Costume jewellery encompasses adornments of all kinds (necklaces, charms, earrings, pendants, charm bracelets, brooches, rings, bangles, etc.) made from inexpensive materials and intended for wear with current fashions. It is also known as junk or fashion jewelry, but the former is quite a misleading term, since many vintage pieces were made from high quality materials by well-known designers (and are sought after collector’s items today).
The term costume jewelry is rumored to have been coined by Coco Chanel in the 1920s or 30s. She developed a collection of unconventional, colorful and bold jewelry pieces meant to finish off an outfit without breaking the bank. The jewelry was made from materials like faux pearls and glass and was an instant hit
If we think of costume jewelry simply as more affordable jewelry, then it had certainly existed before the 1920s (the Victorian era is a prime example). But what Coco Chanel did was to turn it from something you would buy because you couldn’t afford the real thing (and hope nobody noticed) into a chic and contemporary fashion statement. Women were not ashamed to flaunt the fake pieces because they were not meant to be passed off as precious jewels – they were an appreciated art form in themselves.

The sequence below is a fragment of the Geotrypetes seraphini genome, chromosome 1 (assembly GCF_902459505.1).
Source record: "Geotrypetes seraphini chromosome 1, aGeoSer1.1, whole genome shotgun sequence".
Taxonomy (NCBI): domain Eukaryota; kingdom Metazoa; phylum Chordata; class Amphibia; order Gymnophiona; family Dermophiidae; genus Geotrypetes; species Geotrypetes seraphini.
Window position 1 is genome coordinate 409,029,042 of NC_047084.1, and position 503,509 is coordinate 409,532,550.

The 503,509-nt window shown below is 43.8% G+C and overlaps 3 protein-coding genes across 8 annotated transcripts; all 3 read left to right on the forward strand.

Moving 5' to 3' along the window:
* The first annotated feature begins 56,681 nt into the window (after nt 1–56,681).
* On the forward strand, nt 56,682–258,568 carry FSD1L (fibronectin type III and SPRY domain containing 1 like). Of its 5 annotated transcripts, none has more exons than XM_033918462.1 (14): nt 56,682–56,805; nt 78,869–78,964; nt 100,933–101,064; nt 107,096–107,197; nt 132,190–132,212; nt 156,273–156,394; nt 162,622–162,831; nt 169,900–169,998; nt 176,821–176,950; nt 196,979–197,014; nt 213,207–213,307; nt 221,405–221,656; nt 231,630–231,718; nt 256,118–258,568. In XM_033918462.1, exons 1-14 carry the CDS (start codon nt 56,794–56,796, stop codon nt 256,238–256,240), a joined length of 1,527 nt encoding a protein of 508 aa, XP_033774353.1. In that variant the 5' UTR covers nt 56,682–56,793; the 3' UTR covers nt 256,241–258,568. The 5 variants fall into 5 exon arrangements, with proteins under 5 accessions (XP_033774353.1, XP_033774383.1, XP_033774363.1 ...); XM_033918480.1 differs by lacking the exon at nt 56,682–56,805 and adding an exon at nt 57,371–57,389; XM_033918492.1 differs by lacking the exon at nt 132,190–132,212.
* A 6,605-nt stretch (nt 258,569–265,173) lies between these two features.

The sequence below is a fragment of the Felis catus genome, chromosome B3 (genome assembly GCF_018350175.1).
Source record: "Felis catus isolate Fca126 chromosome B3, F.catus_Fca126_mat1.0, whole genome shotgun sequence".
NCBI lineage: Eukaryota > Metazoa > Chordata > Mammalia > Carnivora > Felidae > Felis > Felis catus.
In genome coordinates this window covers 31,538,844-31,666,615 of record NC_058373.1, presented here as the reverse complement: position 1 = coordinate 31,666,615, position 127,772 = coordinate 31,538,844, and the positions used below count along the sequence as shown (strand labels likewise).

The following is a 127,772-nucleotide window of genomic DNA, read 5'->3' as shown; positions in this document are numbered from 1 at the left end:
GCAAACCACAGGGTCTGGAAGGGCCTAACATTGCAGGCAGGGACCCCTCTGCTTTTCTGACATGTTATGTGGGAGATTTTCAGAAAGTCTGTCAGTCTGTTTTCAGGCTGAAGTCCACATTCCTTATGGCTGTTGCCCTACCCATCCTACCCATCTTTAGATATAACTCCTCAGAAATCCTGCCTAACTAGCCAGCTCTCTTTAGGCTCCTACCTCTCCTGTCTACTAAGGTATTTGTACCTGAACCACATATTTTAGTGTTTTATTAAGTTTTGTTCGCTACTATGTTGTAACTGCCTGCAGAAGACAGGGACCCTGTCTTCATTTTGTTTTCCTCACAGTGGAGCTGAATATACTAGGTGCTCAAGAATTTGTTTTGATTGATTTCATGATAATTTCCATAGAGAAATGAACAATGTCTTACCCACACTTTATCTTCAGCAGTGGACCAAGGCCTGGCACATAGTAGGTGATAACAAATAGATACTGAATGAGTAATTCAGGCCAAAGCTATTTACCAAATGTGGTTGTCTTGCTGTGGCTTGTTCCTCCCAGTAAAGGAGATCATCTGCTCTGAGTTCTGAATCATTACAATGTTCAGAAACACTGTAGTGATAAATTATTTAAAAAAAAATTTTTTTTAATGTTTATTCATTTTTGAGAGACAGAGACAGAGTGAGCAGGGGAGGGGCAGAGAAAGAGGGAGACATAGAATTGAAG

In addition to being affordable, a huge advantage of costume jewelry was (and is) that you didn’t have to get it insured, lock it in a safe and only take it out on special occasions, and fear that it got scraped or nicked when you did wear it. Chanel wore her pieces everywhere, including on the beach. And when styles changed, you could just get rid of your old pieces and buy new ones to match the look of the moment.
Around the same time, Italian-born designer Elsa Schiaparelli (famous for her trompe l’oeil sweaters and surrealist-inspired dresses, such as the lobster dress she created with Salvador Dali) also developed a line of costume jewelry. Hers was also big and bold, but more on the Dada-inspired side. As an interesting side note, one of her jewelry designers was Jean Schlumberger, who later became vice president of Tiffany & Co.
Elsa Schiaparelli bracelet. Photo via So Suburban Chic
Other 1930s well-known designers who developed their own lines of costume jewelry include Emanuel Ciner, Cartier, Trifari, Boucher and Eisenberg. Many of the designs were bold, colorful and quite “blingy”, but you could also find more delicate designs intended for the more conservative customer.
The 1940s saw more abstract and industrial-inspired jewelry, and, with many materials taken off the market for war-related production, jewelry made from Bakelite and Lucite jelly bellies (many made by Coro and Trifari) were introduced. Miriam Haskell created beautiful jewelry from wood, shell and beads, and Marcel Boucher (who previously worked for Cartier) designed gorgeous enamel pieces.
Miriam Haskell Wood Earrings. Photo: Bag Borrow or Steal
Costume jewelry’s popularity continued to rise, and in the 1950s, it reached new heights. Post-war optimism and joie de vivre abounded, and designers were once again able to get their hands on materials that had been unavailable during the war. Hollywood movie stars wore costume jewelry both on and off screen, rhinestones were everywhere, and pearls of all colors continued to be extremely popular.